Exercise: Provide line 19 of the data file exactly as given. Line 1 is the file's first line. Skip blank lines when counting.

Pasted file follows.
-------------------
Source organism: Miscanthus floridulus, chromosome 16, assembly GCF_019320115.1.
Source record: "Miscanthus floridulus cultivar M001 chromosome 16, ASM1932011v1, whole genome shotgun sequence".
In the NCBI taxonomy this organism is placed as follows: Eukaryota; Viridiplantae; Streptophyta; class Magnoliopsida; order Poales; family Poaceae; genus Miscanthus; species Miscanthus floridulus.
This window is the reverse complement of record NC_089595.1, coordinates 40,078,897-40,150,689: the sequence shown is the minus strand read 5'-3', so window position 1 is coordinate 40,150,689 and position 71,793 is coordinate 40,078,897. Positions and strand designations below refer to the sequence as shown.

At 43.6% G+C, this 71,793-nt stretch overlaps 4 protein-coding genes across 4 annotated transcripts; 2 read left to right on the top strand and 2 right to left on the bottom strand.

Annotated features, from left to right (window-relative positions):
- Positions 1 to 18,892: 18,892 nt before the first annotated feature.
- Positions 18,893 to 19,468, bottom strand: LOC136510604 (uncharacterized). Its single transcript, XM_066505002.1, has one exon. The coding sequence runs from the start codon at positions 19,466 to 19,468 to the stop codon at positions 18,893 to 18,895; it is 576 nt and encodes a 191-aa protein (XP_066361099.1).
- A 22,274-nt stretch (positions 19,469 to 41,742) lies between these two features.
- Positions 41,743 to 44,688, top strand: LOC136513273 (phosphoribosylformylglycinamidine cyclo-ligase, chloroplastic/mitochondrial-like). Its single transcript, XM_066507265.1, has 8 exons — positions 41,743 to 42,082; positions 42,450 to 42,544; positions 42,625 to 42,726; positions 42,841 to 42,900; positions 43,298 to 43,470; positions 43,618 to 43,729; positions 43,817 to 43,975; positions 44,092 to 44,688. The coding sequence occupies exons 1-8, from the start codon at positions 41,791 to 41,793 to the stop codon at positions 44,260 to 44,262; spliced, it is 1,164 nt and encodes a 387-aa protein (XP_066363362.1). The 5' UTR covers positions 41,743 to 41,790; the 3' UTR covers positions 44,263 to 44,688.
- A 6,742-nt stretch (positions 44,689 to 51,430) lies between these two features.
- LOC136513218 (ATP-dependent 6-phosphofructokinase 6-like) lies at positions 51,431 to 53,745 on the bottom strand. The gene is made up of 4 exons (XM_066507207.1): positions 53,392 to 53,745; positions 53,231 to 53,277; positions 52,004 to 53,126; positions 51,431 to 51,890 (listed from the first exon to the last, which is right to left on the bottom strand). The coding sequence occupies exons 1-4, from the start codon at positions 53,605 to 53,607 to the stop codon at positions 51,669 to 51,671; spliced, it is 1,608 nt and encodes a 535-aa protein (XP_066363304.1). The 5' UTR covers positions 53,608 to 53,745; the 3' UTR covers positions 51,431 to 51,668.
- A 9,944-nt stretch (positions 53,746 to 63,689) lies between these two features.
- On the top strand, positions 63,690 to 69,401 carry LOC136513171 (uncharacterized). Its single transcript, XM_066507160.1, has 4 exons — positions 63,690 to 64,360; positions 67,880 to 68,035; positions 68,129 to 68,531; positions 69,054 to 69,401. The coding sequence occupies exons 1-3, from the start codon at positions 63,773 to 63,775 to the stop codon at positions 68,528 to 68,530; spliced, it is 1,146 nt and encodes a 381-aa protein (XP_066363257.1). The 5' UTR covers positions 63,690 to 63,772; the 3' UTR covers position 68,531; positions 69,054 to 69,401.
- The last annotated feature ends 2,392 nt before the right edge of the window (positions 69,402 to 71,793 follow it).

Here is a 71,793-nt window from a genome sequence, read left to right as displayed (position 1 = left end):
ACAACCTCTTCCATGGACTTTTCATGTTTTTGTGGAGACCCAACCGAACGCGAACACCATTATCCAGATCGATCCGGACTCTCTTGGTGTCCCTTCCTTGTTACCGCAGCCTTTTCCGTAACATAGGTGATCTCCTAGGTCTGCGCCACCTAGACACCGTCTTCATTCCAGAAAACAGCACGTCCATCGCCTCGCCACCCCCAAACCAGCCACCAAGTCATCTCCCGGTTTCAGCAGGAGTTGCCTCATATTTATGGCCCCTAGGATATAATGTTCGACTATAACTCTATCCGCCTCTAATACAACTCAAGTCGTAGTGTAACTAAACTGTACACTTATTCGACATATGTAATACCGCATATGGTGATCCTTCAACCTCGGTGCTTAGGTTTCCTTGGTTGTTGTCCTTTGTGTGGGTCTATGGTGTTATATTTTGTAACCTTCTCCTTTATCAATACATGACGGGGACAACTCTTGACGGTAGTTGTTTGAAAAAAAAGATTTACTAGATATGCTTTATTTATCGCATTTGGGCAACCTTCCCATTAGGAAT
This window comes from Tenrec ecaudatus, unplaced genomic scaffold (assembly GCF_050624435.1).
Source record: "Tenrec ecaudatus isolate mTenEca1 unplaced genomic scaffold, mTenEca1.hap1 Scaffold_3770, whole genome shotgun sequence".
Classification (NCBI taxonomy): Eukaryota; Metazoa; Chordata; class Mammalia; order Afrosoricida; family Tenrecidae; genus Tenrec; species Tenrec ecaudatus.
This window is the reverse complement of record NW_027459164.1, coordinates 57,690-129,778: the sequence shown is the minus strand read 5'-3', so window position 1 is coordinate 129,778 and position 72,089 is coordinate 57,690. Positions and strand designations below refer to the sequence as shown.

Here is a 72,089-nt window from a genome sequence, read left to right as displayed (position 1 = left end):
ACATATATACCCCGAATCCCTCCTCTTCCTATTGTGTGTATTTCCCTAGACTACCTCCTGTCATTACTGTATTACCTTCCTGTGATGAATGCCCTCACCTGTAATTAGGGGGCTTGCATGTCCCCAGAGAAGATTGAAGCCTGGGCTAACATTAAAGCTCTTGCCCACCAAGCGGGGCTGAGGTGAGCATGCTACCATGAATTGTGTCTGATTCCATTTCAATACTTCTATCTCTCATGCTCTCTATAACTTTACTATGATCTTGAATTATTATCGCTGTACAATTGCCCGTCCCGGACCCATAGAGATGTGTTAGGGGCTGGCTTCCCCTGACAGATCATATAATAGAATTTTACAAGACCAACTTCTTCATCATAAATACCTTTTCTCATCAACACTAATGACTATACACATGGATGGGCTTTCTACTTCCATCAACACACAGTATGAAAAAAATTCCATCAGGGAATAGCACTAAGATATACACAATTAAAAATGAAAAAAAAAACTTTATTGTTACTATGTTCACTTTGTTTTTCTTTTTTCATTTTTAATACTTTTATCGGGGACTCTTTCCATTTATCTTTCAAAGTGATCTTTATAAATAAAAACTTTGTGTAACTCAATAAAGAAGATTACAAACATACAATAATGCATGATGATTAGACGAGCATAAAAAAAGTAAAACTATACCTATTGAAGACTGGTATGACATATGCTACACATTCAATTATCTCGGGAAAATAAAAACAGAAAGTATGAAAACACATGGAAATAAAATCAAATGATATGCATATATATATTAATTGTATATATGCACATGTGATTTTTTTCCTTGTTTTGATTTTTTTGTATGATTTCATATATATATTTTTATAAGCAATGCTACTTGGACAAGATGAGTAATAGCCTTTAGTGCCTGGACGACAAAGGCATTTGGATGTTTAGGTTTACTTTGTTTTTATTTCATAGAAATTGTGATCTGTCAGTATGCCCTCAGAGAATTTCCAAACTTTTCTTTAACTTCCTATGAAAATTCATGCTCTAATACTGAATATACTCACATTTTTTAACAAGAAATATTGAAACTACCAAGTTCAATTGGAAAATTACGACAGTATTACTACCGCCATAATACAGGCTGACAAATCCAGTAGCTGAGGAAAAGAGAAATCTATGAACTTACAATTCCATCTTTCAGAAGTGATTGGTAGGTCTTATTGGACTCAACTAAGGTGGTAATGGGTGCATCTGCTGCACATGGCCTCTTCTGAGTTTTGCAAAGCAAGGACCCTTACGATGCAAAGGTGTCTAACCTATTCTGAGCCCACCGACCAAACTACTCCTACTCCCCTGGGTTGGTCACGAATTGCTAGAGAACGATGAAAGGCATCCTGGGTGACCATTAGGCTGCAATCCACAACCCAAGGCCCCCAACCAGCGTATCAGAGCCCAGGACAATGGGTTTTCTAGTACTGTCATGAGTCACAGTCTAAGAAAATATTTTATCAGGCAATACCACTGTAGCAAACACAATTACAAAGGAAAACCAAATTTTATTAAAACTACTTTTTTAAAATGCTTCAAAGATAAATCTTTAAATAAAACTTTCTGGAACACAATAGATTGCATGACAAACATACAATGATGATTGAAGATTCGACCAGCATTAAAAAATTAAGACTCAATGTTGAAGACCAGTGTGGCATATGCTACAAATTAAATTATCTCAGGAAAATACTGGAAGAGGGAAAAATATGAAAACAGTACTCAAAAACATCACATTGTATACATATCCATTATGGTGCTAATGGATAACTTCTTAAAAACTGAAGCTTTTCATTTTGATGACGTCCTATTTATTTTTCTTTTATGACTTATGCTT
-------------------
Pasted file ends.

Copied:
Source record: "Tenrec ecaudatus isolate mTenEca1 unplaced genomic scaffold, mTenEca1.hap1 Scaffold_3770, whole genome shotgun sequence".